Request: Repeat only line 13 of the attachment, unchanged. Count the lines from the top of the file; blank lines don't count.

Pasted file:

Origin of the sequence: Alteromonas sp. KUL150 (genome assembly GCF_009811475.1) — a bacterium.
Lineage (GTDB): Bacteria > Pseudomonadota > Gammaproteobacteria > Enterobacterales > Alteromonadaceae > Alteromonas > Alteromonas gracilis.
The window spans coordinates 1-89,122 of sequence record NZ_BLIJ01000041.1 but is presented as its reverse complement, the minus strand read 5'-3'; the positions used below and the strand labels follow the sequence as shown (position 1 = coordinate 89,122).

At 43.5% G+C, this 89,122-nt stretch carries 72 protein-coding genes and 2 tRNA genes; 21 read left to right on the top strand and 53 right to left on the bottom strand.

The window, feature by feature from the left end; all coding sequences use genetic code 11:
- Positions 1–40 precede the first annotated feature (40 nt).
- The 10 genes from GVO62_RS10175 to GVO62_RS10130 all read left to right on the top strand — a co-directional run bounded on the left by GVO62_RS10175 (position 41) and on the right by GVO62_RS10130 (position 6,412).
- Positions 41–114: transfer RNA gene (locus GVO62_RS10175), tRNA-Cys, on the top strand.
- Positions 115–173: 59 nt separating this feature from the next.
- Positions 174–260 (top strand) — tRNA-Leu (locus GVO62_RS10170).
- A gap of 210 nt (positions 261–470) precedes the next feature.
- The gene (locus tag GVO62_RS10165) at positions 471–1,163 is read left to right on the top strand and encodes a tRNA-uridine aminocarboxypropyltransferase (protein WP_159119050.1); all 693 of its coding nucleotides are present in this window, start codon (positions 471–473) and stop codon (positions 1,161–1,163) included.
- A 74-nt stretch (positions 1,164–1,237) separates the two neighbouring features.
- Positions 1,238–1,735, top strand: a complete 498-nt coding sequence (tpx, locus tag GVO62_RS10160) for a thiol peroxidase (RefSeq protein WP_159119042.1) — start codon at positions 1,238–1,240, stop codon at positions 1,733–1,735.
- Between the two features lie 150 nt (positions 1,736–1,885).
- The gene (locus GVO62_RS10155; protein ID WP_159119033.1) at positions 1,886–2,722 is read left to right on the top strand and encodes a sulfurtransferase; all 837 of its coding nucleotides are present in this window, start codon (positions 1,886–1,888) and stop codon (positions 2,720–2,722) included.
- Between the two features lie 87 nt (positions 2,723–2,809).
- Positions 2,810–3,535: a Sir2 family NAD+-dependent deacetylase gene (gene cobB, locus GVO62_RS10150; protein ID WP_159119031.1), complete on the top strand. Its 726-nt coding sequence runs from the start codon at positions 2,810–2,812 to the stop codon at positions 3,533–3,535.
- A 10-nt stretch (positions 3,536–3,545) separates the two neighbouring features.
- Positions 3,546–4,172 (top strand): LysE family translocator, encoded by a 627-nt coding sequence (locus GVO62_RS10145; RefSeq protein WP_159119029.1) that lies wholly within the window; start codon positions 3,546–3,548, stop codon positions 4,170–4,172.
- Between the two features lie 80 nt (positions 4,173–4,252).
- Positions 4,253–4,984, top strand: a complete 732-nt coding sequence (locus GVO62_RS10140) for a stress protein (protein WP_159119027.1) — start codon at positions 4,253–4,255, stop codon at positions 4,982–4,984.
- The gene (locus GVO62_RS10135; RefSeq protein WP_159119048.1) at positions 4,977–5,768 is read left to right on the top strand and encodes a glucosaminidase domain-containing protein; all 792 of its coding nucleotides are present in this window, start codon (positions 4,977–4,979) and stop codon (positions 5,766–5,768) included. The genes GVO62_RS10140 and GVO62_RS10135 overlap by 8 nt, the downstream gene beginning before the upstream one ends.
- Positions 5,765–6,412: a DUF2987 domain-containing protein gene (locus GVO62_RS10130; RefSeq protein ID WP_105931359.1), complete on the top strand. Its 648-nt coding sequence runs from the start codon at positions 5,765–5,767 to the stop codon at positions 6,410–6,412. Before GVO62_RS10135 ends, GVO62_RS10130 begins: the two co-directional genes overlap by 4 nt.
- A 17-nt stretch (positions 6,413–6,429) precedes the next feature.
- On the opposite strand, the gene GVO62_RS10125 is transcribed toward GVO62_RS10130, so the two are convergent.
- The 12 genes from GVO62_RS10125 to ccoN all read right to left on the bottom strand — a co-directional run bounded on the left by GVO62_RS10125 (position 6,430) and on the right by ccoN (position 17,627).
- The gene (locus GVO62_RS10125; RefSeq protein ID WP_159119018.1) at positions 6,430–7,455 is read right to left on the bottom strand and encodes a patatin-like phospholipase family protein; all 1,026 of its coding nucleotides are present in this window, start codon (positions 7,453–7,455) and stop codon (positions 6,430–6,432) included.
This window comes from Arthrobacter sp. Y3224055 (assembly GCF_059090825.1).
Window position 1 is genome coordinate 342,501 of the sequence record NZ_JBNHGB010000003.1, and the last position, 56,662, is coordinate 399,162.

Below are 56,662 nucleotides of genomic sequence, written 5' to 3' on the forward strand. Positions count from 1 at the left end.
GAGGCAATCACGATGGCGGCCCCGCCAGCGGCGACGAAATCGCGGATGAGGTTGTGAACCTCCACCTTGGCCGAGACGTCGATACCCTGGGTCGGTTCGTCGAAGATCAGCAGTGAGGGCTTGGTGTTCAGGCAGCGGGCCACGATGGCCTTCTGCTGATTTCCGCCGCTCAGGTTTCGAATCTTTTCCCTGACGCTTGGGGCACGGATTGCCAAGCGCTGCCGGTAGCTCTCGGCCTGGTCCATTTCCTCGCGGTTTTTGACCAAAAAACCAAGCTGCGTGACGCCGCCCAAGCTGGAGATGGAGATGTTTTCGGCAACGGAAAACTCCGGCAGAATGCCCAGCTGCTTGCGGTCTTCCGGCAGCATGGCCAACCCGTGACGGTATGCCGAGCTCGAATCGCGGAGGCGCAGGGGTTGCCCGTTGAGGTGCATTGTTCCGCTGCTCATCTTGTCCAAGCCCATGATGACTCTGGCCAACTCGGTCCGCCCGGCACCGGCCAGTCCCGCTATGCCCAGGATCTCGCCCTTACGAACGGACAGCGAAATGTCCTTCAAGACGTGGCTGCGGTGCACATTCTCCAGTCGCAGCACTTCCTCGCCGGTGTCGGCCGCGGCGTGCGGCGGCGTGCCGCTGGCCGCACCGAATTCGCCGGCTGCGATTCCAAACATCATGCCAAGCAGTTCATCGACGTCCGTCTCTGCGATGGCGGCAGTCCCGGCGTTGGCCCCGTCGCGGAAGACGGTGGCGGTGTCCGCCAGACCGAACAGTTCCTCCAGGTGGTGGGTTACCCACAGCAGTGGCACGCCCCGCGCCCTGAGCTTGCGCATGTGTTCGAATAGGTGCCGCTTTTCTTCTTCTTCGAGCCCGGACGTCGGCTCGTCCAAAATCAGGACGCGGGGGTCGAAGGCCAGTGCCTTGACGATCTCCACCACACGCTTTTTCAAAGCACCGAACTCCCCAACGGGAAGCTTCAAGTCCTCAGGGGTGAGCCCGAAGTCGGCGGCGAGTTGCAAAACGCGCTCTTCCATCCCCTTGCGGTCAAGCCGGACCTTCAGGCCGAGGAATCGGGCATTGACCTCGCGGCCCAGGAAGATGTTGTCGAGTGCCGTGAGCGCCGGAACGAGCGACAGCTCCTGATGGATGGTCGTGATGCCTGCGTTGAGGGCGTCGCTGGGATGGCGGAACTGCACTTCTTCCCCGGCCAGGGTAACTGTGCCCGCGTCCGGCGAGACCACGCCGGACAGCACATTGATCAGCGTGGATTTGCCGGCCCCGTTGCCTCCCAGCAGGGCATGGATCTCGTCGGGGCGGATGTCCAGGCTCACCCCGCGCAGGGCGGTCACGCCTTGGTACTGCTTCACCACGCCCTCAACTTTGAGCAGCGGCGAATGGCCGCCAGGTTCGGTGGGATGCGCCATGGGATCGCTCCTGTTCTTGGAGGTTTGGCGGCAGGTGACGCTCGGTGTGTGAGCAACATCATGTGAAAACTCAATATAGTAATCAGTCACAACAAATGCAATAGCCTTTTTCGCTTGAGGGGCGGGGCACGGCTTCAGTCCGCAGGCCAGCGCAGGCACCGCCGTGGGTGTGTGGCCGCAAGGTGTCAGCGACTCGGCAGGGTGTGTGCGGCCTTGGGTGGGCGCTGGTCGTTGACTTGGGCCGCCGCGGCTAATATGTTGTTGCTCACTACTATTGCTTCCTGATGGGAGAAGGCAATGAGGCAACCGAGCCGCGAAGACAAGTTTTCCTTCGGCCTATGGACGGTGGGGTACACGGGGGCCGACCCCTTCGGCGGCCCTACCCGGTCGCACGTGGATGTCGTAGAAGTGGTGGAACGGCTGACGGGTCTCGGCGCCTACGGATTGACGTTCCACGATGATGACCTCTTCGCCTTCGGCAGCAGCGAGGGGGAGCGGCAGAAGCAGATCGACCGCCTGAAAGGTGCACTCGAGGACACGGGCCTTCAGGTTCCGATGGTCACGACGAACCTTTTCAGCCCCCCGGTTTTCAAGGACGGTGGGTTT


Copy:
- A 74-nt stretch (positions 1,164–1,237) separates the two neighbouring features.